Your Shoulder

The shoulder joint is a ball and socket that connects the upper arm to the body. Conditions that can affect the bones include arthritis, fracture or shoulder dislocation. The shoulder joint is held in place by ligaments and muscles, including the rotator cuff group of muscles, which often are associated with shoulder problems.


Shoulder Replacement Options

Download BrochureThere are generally three procedures for shoulder replacement – primary total shoulder replacement, reversed total shoulder replacement, and shoulder resurfacing.

Primary Total Shoulder

With a primary total shoulder replacement, the ball (humeral head) of the shoulder joint is replaced with an implant that includes a stem with a smooth, rounded metal head. The socket (glenoid) is replaced with a smooth, rounded plastic cup that fits the head of the ball perfectly.

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Reversed Total Shoulder

With a reversed total shoulder replacement, the normal structure of the shoulder is “reversed.” The ball portion of the implant is attached to the scapula (where the socket normally is), and the artificial socket is attached to the humeral head (where the ball normally is). This allows the stronger deltoid muscles of the shoulder to take over much of the work of moving the shoulder, increasing joint stability. A reversed procedure is often indicated for patients with compromised rotator cuff function.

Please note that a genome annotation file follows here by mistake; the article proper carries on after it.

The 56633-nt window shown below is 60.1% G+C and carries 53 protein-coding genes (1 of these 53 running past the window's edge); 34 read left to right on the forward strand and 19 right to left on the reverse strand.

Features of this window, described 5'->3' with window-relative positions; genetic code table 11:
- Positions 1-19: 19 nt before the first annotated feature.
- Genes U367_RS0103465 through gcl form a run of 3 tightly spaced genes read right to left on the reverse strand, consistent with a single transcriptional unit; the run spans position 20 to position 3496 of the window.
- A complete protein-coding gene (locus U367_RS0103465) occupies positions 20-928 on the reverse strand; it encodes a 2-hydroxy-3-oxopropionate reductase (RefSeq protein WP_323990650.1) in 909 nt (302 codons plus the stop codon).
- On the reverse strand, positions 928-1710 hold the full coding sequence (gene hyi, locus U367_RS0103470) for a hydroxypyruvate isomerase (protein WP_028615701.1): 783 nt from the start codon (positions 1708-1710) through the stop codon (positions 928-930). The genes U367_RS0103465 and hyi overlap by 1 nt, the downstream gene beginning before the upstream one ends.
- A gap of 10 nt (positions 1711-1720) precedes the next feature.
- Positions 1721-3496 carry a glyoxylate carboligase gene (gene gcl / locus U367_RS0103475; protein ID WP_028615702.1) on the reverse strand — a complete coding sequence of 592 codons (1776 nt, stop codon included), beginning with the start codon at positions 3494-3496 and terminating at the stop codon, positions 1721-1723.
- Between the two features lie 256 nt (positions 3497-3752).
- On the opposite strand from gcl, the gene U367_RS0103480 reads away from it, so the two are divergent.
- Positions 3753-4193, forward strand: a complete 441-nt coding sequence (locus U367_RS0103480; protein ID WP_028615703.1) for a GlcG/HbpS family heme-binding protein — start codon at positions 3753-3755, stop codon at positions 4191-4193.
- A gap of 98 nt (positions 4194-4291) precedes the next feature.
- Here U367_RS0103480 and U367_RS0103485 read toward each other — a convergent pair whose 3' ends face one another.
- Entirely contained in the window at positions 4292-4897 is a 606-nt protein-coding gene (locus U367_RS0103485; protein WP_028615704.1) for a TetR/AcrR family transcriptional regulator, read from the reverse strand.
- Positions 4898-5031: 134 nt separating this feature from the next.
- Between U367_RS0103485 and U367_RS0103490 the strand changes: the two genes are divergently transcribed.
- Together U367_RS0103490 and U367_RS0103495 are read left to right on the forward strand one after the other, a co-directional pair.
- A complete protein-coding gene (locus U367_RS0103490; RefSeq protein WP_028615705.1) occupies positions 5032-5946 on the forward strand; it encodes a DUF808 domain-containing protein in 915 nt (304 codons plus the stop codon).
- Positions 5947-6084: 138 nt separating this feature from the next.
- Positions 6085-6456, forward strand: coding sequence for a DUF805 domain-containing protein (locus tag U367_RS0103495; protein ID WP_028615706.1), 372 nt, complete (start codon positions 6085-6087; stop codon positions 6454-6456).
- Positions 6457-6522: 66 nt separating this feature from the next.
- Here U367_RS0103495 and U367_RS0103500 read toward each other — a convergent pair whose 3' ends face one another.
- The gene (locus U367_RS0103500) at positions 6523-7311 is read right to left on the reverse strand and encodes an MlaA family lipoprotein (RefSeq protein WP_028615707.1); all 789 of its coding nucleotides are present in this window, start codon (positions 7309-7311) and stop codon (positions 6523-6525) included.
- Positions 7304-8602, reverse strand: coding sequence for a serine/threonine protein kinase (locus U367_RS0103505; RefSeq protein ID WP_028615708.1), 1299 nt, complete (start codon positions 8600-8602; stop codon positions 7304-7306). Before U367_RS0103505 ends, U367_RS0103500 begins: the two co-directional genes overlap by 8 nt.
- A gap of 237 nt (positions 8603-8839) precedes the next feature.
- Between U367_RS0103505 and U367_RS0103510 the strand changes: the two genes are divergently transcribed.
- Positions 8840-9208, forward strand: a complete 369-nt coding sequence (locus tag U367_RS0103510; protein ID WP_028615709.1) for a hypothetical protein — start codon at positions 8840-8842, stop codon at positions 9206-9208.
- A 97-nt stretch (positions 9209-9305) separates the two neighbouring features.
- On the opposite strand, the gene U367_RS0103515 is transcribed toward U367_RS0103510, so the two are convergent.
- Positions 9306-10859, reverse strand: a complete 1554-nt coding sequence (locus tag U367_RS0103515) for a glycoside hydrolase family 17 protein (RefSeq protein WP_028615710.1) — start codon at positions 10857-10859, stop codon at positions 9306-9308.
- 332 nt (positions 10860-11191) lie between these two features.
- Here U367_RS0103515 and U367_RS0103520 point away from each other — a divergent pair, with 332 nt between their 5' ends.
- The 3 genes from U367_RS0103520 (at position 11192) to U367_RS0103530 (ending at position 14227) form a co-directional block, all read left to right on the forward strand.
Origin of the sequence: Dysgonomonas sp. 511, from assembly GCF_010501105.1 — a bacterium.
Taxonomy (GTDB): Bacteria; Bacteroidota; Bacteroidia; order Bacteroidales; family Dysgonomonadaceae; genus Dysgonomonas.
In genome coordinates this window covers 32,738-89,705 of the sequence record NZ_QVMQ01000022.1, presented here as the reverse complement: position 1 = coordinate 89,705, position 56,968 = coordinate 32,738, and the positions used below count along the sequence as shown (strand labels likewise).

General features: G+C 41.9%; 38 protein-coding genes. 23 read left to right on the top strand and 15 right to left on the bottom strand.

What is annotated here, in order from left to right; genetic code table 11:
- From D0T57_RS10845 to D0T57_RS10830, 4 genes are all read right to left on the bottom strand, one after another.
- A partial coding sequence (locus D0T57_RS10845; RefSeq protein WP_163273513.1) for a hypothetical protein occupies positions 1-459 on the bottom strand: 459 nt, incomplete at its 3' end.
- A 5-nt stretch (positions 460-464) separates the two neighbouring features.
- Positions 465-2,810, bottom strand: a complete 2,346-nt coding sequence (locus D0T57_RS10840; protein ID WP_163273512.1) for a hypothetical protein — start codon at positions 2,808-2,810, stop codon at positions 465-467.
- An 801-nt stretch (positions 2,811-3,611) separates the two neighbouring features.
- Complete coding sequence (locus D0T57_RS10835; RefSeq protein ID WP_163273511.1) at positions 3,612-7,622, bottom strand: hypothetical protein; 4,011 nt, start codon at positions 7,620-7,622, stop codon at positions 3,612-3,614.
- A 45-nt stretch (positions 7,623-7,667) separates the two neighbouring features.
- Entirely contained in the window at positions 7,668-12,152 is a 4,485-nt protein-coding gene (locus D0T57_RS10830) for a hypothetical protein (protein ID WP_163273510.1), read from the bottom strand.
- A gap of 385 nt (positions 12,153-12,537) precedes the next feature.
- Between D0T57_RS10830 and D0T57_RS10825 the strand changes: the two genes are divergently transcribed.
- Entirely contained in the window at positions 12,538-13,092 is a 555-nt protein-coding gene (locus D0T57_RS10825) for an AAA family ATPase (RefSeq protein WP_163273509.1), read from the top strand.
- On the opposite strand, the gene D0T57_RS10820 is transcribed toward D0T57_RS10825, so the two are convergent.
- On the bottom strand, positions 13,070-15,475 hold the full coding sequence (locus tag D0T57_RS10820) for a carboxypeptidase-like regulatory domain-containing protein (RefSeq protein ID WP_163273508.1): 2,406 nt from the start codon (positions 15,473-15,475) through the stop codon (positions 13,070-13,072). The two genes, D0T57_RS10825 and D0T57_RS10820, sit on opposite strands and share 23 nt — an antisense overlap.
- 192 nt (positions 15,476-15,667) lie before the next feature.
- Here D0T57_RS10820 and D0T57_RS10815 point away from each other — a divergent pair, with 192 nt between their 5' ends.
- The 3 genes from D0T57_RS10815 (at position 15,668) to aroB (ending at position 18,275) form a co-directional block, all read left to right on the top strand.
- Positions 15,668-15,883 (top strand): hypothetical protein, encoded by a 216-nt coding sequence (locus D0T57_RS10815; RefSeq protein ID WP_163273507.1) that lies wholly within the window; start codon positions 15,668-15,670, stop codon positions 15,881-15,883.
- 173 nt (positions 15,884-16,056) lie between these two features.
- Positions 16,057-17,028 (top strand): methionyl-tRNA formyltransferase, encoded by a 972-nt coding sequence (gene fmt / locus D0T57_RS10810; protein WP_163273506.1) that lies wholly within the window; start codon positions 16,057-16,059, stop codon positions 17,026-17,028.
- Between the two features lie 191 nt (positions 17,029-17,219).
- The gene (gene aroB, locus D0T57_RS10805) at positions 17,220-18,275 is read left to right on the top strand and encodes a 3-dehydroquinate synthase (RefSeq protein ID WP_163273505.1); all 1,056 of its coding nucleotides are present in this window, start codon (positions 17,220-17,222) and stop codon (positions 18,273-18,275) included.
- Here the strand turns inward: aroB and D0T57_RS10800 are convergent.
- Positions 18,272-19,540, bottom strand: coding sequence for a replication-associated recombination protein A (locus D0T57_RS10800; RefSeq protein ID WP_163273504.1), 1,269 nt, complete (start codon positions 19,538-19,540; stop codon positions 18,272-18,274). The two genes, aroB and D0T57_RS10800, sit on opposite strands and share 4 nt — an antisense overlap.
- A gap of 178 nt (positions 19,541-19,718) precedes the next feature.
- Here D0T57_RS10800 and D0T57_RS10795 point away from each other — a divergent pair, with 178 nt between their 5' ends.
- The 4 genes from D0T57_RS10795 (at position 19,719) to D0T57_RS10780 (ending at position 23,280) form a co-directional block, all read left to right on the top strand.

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Shoulder Resurfacing

An option for some patients is shoulder resurfacing. With this procedure, the damaged humeral head is sculpted to receive a metal “cap” that fits onto the bone, functioning as a new, smooth humeral head. This procedure can be less invasive than a total shoulder replacement and can provide pain relief; however, your shoulder specialist will advise the best option for your specific condition.

Quote Page

“I don’t understand why people in pain don’t do something to correct the pain. For me, this surgery was the answer.”

Anita – Age 79 – Reversed Total Shoulder Replacement